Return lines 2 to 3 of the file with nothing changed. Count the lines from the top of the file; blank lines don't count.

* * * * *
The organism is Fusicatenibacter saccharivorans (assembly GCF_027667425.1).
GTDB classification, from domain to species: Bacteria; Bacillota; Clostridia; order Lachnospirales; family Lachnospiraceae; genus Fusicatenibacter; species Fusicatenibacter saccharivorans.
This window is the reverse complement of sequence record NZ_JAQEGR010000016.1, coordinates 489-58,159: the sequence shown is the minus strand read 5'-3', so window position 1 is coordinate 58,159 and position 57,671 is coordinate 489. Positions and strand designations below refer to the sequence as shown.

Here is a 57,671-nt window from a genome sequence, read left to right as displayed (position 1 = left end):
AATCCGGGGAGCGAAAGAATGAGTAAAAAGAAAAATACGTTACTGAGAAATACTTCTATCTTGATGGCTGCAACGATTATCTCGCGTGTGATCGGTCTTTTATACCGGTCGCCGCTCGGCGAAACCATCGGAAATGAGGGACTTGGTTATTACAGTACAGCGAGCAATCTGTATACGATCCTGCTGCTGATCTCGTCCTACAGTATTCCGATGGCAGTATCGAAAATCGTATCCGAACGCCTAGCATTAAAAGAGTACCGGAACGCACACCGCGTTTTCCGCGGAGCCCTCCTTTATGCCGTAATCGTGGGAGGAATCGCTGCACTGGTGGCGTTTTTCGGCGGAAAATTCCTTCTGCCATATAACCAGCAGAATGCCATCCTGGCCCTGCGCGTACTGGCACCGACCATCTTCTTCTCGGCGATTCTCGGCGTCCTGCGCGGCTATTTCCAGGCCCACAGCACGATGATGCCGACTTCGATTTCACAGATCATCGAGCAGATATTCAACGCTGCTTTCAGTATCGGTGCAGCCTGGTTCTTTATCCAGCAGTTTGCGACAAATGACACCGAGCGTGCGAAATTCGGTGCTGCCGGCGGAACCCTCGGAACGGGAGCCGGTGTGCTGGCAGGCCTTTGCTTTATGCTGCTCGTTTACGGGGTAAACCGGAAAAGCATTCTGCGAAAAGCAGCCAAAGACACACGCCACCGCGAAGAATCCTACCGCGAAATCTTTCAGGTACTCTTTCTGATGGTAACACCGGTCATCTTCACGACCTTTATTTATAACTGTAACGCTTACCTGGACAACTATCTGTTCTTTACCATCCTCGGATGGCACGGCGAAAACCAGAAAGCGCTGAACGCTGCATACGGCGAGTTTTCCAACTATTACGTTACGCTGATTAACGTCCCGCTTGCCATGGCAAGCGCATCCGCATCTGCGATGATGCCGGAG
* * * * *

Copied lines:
GTDB classification, from domain to species: Bacteria; Bacillota; Clostridia; order Lachnospirales; family Lachnospiraceae; genus Fusicatenibacter; species Fusicatenibacter saccharivorans.
This window is the reverse complement of sequence record NZ_JAQEGR010000016.1, coordinates 489-58,159: the sequence shown is the minus strand read 5'-3', so window position 1 is coordinate 58,159 and position 57,671 is coordinate 489. Positions and strand designations below refer to the sequence as shown.